Choking Spell (Adult)

Choking occurs when a foreign object becomes lodged in your throat or windpipe, blocking air flow. This may be caused by a piece of food or a large pill. A complete blockage of your throat or windpipe prevents air from going to your lungs. If this lasts long enough, the oxygen level in your blood goes down and causes you to lose consciousness. This tends to occur more often in older adults. This is because of decreased saliva production and other causes. But it can occur at any age.

Home care

To prevent a choking spell, observe the following:

  • Cut food into small pieces.

  • Chew food slowly and thoroughly, especially if wearing dentures.

  • Don't laugh or talk while chewing or swallowing.

  • Don't drink a lot of alcohol before and during meals.

  • If you have trouble swallowing large pills, it may be possible to crush them, or to get the liquid form if available. But some pills should not be crushed. Ask your pharmacist before crushing any of your medicines. You could also ask your healthcare provider to prescribe another type of medicine in a smaller size.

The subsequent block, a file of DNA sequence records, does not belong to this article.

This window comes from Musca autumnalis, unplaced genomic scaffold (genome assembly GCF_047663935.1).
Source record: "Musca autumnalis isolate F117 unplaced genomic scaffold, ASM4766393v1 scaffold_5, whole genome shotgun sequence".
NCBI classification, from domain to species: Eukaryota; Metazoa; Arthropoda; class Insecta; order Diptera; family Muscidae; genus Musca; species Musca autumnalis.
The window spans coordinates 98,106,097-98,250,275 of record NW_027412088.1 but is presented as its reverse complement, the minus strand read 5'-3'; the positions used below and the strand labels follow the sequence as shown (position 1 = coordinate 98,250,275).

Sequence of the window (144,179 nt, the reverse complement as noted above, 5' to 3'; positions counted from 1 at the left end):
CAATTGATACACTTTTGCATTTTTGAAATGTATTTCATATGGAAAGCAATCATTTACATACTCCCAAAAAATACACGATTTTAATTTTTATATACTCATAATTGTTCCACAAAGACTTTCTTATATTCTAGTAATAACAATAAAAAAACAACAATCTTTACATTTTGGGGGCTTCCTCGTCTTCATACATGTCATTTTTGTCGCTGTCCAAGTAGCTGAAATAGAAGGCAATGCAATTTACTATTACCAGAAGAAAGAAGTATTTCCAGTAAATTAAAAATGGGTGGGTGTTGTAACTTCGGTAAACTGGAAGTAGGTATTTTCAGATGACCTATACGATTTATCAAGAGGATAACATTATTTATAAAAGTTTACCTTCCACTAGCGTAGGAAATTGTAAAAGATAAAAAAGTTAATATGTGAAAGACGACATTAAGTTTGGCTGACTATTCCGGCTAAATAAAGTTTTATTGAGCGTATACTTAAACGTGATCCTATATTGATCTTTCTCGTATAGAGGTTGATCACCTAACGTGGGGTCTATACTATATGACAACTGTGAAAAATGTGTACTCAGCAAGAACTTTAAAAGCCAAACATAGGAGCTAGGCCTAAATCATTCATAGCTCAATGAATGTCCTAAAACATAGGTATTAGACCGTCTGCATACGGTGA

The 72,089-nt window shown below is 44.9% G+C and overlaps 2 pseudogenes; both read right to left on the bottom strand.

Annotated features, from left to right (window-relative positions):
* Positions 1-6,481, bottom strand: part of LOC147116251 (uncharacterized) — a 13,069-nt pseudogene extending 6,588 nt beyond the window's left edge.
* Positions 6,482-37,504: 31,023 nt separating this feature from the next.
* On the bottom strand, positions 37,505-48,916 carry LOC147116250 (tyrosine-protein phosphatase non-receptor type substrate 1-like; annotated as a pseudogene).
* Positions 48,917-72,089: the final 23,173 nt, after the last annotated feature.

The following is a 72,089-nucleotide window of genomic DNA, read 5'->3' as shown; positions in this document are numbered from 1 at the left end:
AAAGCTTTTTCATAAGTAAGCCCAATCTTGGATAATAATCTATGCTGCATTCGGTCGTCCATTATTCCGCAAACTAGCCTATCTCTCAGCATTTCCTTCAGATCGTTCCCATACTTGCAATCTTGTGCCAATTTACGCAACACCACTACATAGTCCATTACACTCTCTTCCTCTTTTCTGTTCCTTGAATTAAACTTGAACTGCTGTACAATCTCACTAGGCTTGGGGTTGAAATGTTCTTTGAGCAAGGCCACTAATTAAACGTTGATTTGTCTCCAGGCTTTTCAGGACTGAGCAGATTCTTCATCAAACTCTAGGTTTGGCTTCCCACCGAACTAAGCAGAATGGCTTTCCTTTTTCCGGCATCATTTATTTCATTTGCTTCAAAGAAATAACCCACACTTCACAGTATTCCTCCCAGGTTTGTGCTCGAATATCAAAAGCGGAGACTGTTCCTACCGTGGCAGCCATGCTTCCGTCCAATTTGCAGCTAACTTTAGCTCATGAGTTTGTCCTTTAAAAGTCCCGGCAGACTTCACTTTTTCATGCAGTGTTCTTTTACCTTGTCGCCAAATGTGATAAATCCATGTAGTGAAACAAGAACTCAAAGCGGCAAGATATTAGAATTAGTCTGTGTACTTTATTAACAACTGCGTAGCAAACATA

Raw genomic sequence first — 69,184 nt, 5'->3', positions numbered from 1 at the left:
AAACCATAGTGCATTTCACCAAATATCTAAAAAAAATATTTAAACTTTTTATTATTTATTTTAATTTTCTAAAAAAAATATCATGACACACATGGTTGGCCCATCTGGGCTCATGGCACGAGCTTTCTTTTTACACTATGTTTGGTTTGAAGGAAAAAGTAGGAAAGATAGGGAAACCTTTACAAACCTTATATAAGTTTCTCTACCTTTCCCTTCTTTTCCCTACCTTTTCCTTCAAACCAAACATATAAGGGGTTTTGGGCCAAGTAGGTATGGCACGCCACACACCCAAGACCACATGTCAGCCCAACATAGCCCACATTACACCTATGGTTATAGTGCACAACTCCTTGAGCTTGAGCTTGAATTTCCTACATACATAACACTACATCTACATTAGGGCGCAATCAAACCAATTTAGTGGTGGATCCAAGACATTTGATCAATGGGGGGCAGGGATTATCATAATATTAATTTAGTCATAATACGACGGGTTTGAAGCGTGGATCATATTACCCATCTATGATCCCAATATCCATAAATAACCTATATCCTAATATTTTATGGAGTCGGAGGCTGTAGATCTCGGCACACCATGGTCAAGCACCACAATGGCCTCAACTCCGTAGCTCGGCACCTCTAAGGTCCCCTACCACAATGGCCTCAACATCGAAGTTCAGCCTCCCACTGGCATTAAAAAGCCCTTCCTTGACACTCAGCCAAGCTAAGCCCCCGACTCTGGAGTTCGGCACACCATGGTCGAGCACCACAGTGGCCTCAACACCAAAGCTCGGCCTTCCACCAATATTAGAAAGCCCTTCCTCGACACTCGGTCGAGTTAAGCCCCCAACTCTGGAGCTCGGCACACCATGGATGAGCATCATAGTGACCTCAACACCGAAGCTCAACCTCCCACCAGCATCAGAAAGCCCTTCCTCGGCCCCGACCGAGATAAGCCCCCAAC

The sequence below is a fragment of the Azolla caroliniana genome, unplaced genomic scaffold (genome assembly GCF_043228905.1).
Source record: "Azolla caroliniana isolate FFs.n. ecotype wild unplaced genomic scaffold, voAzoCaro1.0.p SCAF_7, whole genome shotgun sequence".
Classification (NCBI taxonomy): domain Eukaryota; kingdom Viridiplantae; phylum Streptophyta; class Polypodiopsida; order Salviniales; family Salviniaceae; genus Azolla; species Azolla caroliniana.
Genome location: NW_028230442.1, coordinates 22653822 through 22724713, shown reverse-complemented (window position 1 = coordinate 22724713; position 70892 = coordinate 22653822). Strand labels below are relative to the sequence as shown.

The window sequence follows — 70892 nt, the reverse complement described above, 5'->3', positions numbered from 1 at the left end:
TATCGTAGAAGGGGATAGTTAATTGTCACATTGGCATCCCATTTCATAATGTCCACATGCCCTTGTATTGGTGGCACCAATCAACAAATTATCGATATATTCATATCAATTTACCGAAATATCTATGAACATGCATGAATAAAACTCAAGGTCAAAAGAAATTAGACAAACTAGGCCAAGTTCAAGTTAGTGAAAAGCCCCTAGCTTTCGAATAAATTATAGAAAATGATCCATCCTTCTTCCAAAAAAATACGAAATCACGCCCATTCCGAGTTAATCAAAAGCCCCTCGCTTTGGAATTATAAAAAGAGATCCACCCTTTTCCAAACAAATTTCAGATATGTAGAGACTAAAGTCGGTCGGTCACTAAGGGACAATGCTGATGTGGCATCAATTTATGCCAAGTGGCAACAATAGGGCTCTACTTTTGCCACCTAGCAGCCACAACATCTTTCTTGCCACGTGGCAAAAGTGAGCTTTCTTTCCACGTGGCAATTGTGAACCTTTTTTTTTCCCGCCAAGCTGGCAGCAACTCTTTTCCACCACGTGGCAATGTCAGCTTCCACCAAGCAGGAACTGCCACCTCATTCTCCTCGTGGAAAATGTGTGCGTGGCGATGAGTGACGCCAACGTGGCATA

If you have a blockage preventing air flow, you naturally want to grab your throat with both hands. That's the universal sign for choking. If someone appears to be choking and doesn't give this signal, look for these signs:

  • Can't speak

  • Trouble breathing or noisy breathing

  • Can't cough forcefully

  • Skin, lips, and nails turning blue or dusky

  • Loss of consciousness

If you see any of the above signs, call 911 right away and take first aid measures if you are trained to do them. If you or your family doesn't know how to give first aid for choking, call your local health department or community center for class information. It could be lifesaving.

Follow-up care

Follow up with your healthcare provider as advised. For more information, visit the following:

When to get medical advice

Call your healthcare provider right away if any of these occur:

  • Another brief choking spell

  • New cough that doesn't go away, or occurs with thick sputum

  • Fever of 100.4°F (38.0ºC) or higher, or as directed by your provider

Call 911

Call 911 if any of these occur:

  • Another choking spell that doesn't end right away

  • Loss of consciousness

  • Shortness of breath or noisy breathing

  • Skin, lips, and nails turning blue or dusky

  • Can't speak

  • Can't cough forcefully

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